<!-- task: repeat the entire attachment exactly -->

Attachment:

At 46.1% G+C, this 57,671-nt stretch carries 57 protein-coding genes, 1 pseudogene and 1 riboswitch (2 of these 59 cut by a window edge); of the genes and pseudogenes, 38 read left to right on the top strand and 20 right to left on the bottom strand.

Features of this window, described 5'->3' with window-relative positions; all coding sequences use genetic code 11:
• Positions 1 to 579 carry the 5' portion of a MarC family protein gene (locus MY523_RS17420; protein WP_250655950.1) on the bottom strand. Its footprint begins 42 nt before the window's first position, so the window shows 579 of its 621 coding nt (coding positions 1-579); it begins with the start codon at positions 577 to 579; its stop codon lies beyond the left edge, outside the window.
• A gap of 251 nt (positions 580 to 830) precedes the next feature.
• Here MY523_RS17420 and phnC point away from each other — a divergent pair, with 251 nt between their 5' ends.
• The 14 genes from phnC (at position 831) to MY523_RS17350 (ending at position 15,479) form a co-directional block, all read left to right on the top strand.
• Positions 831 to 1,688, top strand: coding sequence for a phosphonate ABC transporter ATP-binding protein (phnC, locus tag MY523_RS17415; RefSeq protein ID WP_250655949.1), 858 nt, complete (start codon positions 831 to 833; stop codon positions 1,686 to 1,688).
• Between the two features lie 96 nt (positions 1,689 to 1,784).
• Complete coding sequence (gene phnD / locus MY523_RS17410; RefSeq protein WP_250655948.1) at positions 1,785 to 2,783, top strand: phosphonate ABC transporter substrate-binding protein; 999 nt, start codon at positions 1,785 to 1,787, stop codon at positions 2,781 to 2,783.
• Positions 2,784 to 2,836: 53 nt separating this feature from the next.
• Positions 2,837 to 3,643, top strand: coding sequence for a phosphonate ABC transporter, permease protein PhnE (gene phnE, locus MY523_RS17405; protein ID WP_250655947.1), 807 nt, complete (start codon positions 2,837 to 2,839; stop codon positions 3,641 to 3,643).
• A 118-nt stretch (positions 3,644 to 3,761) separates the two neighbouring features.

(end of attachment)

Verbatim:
At 46.1% G+C, this 57,671-nt stretch carries 57 protein-coding genes, 1 pseudogene and 1 riboswitch (2 of these 59 cut by a window edge); of the genes and pseudogenes, 38 read left to right on the top strand and 20 right to left on the bottom strand.

Features of this window, described 5'->3' with window-relative positions; all coding sequences use genetic code 11:
• Positions 1 to 579 carry the 5' portion of a MarC family protein gene (locus MY523_RS17420; protein WP_250655950.1) on the bottom strand. Its footprint begins 42 nt before the window's first position, so the window shows 579 of its 621 coding nt (coding positions 1-579); it begins with the start codon at positions 577 to 579; its stop codon lies beyond the left edge, outside the window.
• A gap of 251 nt (positions 580 to 830) precedes the next feature.
• Here MY523_RS17420 and phnC point away from each other — a divergent pair, with 251 nt between their 5' ends.
• The 14 genes from phnC (at position 831) to MY523_RS17350 (ending at position 15,479) form a co-directional block, all read left to right on the top strand.
• Positions 831 to 1,688, top strand: coding sequence for a phosphonate ABC transporter ATP-binding protein (phnC, locus tag MY523_RS17415; RefSeq protein ID WP_250655949.1), 858 nt, complete (start codon positions 831 to 833; stop codon positions 1,686 to 1,688).
• Between the two features lie 96 nt (positions 1,689 to 1,784).
• Complete coding sequence (gene phnD / locus MY523_RS17410; RefSeq protein WP_250655948.1) at positions 1,785 to 2,783, top strand: phosphonate ABC transporter substrate-binding protein; 999 nt, start codon at positions 1,785 to 1,787, stop codon at positions 2,781 to 2,783.
• Positions 2,784 to 2,836: 53 nt separating this feature from the next.
• Positions 2,837 to 3,643, top strand: coding sequence for a phosphonate ABC transporter, permease protein PhnE (gene phnE, locus MY523_RS17405; protein ID WP_250655947.1), 807 nt, complete (start codon positions 2,837 to 2,839; stop codon positions 3,641 to 3,643).
• A 118-nt stretch (positions 3,644 to 3,761) separates the two neighbouring features.